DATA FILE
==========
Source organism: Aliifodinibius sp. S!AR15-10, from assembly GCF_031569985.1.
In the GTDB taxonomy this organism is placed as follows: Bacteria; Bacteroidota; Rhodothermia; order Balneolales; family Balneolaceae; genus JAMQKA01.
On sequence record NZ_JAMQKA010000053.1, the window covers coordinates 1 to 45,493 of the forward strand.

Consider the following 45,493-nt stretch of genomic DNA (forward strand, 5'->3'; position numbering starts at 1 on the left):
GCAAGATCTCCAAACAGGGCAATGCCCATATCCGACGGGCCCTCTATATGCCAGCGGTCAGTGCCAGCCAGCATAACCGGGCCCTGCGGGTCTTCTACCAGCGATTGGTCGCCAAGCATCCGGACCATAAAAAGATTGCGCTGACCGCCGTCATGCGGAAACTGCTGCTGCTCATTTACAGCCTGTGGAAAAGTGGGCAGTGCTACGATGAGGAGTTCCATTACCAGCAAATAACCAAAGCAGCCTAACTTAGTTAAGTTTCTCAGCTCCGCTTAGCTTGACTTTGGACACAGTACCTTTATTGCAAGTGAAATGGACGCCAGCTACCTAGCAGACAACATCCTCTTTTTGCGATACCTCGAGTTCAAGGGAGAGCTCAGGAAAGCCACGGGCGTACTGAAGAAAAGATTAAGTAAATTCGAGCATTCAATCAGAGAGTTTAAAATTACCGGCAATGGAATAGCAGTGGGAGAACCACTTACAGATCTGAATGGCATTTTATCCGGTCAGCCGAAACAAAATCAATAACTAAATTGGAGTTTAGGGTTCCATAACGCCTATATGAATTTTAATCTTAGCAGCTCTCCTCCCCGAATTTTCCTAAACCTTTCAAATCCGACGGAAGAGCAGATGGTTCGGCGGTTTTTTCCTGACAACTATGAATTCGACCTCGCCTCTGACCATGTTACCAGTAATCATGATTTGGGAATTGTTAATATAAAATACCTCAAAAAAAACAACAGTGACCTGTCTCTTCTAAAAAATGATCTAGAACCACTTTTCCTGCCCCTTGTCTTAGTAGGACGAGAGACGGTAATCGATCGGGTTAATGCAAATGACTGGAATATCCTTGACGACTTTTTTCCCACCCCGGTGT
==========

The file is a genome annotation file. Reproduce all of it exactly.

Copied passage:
Source organism: Aliifodinibius sp. S!AR15-10, from assembly GCF_031569985.1.
In the GTDB taxonomy this organism is placed as follows: Bacteria; Bacteroidota; Rhodothermia; order Balneolales; family Balneolaceae; genus JAMQKA01.
On sequence record NZ_JAMQKA010000053.1, the window covers coordinates 1 to 45,493 of the forward strand.

Consider the following 45,493-nt stretch of genomic DNA (forward strand, 5'->3'; position numbering starts at 1 on the left):
GCAAGATCTCCAAACAGGGCAATGCCCATATCCGACGGGCCCTCTATATGCCAGCGGTCAGTGCCAGCCAGCATAACCGGGCCCTGCGGGTCTTCTACCAGCGATTGGTCGCCAAGCATCCGGACCATAAAAAGATTGCGCTGACCGCCGTCATGCGGAAACTGCTGCTGCTCATTTACAGCCTGTGGAAAAGTGGGCAGTGCTACGATGAGGAGTTCCATTACCAGCAAATAACCAAAGCAGCCTAACTTAGTTAAGTTTCTCAGCTCCGCTTAGCTTGACTTTGGACACAGTACCTTTATTGCAAGTGAAATGGACGCCAGCTACCTAGCAGACAACATCCTCTTTTTGCGATACCTCGAGTTCAAGGGAGAGCTCAGGAAAGCCACGGGCGTACTGAAGAAAAGATTAAGTAAATTCGAGCATTCAATCAGAGAGTTTAAAATTACCGGCAATGGAATAGCAGTGGGAGAACCACTTACAGATCTGAATGGCATTTTATCCGGTCAGCCGAAACAAAATCAATAACTAAATTGGAGTTTAGGGTTCCATAACGCCTATATGAATTTTAATCTTAGCAGCTCTCCTCCCCGAATTTTCCTAAACCTTTCAAATCCGACGGAAGAGCAGATGGTTCGGCGGTTTTTTCCTGACAACTATGAATTCGACCTCGCCTCTGACCATGTTACCAGTAATCATGATTTGGGAATTGTTAATATAAAATACCTCAAAAAAAACAACAGTGACCTGTCTCTTCTAAAAAATGATCTAGAACCACTTTTCCTGCCCCTTGTCTTAGTAGGACGAGAGACGGTAATCGATCGGGTTAATGCAAATGACTGGAATATCCTTGACGACTTTTTTCCCACCCCGGTGT